So why should we go so low? Well, remembering George Mallory’s comment on Everest: “Because it’s there.” Certainly if our Bard had not penned this disturbing, immense, and profound masterpiece we could all, perhaps, rest a little easier. But not only is the play “there,” but so too are the human impulses to baseness in us all. It is Lear’s redemption that gives us hope for ourselves – the lessons about his humanity he learns through the insanity of his inner and outer storms.
We cannot fail to recognize Lear’s greatheartedness, his huge generosity of spirit which both fires his love and his ridiculous demands for love in return. Every old man, observed Goethe, is King Lear, exorcised by nature itself.
I am thrilled to take this journey with my old friend Barry Kraft, recently “semi-retiring” from his official capacity as “Shakespearean Gadfly” after one score and then some years in Ashland. When Barry first spoke to me about this role several years ago, it was one of the few things left on his actor’s “wish list.” The ripeness is all, and Barry is ripe for Lear. The only living Shakespearean I know who has “been shot from the canon 38 times,” he has performed in professional productions of each play attributed to Shakespeare in a career that started in John Carradine’s touring production of Hamlet in 1956, included a stint at Forest Meadows in the late 1960’s, and now returns him here to us once again. Every inch a king! We hope to do justice to this nadir of literature — King Lear.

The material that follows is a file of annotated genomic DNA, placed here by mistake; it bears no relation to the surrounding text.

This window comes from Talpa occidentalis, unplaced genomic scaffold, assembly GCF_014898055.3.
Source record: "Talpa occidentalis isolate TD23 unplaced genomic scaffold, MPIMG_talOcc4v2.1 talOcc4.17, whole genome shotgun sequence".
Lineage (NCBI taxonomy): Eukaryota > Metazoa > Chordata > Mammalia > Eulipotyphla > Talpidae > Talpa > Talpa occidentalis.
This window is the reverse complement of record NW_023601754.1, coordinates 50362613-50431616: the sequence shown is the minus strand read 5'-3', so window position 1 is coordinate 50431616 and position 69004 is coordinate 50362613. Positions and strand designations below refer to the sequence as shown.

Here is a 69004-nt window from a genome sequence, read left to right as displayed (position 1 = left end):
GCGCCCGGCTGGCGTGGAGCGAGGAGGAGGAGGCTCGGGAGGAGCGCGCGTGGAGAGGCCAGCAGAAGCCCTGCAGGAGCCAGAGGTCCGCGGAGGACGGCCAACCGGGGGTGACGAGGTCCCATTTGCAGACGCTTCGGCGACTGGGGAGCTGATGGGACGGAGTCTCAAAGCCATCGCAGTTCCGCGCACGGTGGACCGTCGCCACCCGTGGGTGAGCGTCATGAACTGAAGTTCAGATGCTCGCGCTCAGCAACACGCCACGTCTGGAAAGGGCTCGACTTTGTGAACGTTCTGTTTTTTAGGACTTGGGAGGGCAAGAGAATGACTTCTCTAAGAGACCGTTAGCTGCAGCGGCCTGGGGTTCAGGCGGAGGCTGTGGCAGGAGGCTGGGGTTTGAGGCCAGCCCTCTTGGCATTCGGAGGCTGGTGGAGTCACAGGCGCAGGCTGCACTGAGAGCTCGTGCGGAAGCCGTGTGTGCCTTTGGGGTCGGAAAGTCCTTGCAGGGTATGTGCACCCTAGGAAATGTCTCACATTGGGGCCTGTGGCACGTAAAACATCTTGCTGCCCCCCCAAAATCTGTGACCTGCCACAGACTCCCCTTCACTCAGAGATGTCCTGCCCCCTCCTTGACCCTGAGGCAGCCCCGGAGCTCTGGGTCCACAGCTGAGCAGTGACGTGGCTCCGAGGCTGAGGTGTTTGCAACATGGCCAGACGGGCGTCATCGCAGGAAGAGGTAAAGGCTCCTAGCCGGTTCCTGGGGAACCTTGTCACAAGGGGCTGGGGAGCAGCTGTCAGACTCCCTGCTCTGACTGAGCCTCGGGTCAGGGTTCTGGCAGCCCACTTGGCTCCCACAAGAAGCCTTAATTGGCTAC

“Kraft’s interpretation….cuts through the night like a knife. He plays the king’s decline into mental disarray with carefully crafted degrees of antic understatement, bewilderment and terror that grows increasingly affecting. Long before Lear recovers his wits to howl over Cordelia’s corpse, the intelligent arc of his portrayal exerts a magnetic pull….Abra Berman’s costumes are a visual feast of flowing, colorful robes with broad collars and shoulders, long sleeves, ornate waistbands and leather armor….Bruce Lackovic’s two-level set, with its Japanese paper-paneled walls, creates rich possibilities for stage pictures and varied entrances….Cat Thompson’s Regan almost embodies the drama of the daughters by herself….Mathew Henerson creates a striking, unconventionally angry-comic Fool….Jack Powell’s rich readings of Gloucester’s lines deliver much of the import of the tragedy that mirrors Lear’s….Michael Wiles is a strong, unaffectedly noble and affectingly mad Edgar….Kraft takes full advantage of their support to develop a Lear whose deeply personal dissolution is incisively etched, clearly thought through and inescapably human.”